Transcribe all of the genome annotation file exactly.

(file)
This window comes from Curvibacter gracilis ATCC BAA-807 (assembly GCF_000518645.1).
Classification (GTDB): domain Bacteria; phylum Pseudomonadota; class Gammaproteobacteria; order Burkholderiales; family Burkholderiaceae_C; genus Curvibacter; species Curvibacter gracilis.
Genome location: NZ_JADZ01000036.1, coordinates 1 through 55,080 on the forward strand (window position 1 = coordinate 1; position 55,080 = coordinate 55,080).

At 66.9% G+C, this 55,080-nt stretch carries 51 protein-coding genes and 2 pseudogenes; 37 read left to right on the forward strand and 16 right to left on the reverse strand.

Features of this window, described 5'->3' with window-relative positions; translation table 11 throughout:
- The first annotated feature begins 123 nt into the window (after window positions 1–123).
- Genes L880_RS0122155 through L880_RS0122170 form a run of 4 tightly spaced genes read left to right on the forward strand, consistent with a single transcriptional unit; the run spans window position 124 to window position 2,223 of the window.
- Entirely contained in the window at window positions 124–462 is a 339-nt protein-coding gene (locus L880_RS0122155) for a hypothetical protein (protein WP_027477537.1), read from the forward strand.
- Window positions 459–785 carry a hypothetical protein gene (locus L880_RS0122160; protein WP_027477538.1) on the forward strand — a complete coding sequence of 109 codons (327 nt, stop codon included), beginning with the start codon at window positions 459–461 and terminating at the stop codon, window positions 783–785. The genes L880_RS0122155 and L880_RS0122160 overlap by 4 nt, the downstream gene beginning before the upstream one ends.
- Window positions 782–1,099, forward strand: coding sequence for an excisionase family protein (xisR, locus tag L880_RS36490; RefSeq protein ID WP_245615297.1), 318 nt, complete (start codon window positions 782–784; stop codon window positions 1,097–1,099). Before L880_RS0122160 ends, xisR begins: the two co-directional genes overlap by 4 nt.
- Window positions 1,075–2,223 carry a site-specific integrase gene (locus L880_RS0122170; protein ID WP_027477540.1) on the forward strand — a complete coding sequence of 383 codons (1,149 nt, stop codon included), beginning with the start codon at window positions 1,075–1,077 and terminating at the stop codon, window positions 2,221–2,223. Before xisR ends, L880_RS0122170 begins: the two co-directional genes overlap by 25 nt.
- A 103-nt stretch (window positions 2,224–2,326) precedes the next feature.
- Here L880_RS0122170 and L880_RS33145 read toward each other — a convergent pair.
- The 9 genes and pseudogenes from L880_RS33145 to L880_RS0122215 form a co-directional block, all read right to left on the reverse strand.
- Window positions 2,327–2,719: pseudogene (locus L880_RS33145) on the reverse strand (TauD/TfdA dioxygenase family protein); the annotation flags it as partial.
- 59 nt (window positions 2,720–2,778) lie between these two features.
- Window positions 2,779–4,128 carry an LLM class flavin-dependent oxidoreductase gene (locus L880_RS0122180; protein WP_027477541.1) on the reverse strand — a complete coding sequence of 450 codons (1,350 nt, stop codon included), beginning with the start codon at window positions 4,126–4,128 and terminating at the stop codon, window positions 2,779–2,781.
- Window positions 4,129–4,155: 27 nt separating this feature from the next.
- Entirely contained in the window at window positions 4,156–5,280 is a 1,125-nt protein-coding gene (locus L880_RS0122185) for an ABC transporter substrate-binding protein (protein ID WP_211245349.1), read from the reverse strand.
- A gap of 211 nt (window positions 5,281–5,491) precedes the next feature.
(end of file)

This window comes from Curvibacter gracilis ATCC BAA-807 (assembly GCF_000518645.1).
Classification (GTDB): domain Bacteria; phylum Pseudomonadota; class Gammaproteobacteria; order Burkholderiales; family Burkholderiaceae_C; genus Curvibacter; species Curvibacter gracilis.
Genome location: NZ_JADZ01000036.1, coordinates 1 through 55,080 on the forward strand (window position 1 = coordinate 1; position 55,080 = coordinate 55,080).

At 66.9% G+C, this 55,080-nt stretch carries 51 protein-coding genes and 2 pseudogenes; 37 read left to right on the forward strand and 16 right to left on the reverse strand.

Features of this window, described 5'->3' with window-relative positions; translation table 11 throughout:
- The first annotated feature begins 123 nt into the window (after window positions 1–123).
- Genes L880_RS0122155 through L880_RS0122170 form a run of 4 tightly spaced genes read left to right on the forward strand, consistent with a single transcriptional unit; the run spans window position 124 to window position 2,223 of the window.
- Entirely contained in the window at window positions 124–462 is a 339-nt protein-coding gene (locus L880_RS0122155) for a hypothetical protein (protein WP_027477537.1), read from the forward strand.
- Window positions 459–785 carry a hypothetical protein gene (locus L880_RS0122160; protein WP_027477538.1) on the forward strand — a complete coding sequence of 109 codons (327 nt, stop codon included), beginning with the start codon at window positions 459–461 and terminating at the stop codon, window positions 783–785. The genes L880_RS0122155 and L880_RS0122160 overlap by 4 nt, the downstream gene beginning before the upstream one ends.
- Window positions 782–1,099, forward strand: coding sequence for an excisionase family protein (xisR, locus tag L880_RS36490; RefSeq protein ID WP_245615297.1), 318 nt, complete (start codon window positions 782–784; stop codon window positions 1,097–1,099). Before L880_RS0122160 ends, xisR begins: the two co-directional genes overlap by 4 nt.
- Window positions 1,075–2,223 carry a site-specific integrase gene (locus L880_RS0122170; protein ID WP_027477540.1) on the forward strand — a complete coding sequence of 383 codons (1,149 nt, stop codon included), beginning with the start codon at window positions 1,075–1,077 and terminating at the stop codon, window positions 2,221–2,223. Before xisR ends, L880_RS0122170 begins: the two co-directional genes overlap by 25 nt.
- A 103-nt stretch (window positions 2,224–2,326) precedes the next feature.
- Here L880_RS0122170 and L880_RS33145 read toward each other — a convergent pair.
- The 9 genes and pseudogenes from L880_RS33145 to L880_RS0122215 form a co-directional block, all read right to left on the reverse strand.
- Window positions 2,327–2,719: pseudogene (locus L880_RS33145) on the reverse strand (TauD/TfdA dioxygenase family protein); the annotation flags it as partial.
- 59 nt (window positions 2,720–2,778) lie between these two features.
- Window positions 2,779–4,128 carry an LLM class flavin-dependent oxidoreductase gene (locus L880_RS0122180; protein WP_027477541.1) on the reverse strand — a complete coding sequence of 450 codons (1,350 nt, stop codon included), beginning with the start codon at window positions 4,126–4,128 and terminating at the stop codon, window positions 2,779–2,781.
- Window positions 4,129–4,155: 27 nt separating this feature from the next.
- Entirely contained in the window at window positions 4,156–5,280 is a 1,125-nt protein-coding gene (locus L880_RS0122185) for an ABC transporter substrate-binding protein (protein ID WP_211245349.1), read from the reverse strand.
- A gap of 211 nt (window positions 5,281–5,491) precedes the next feature.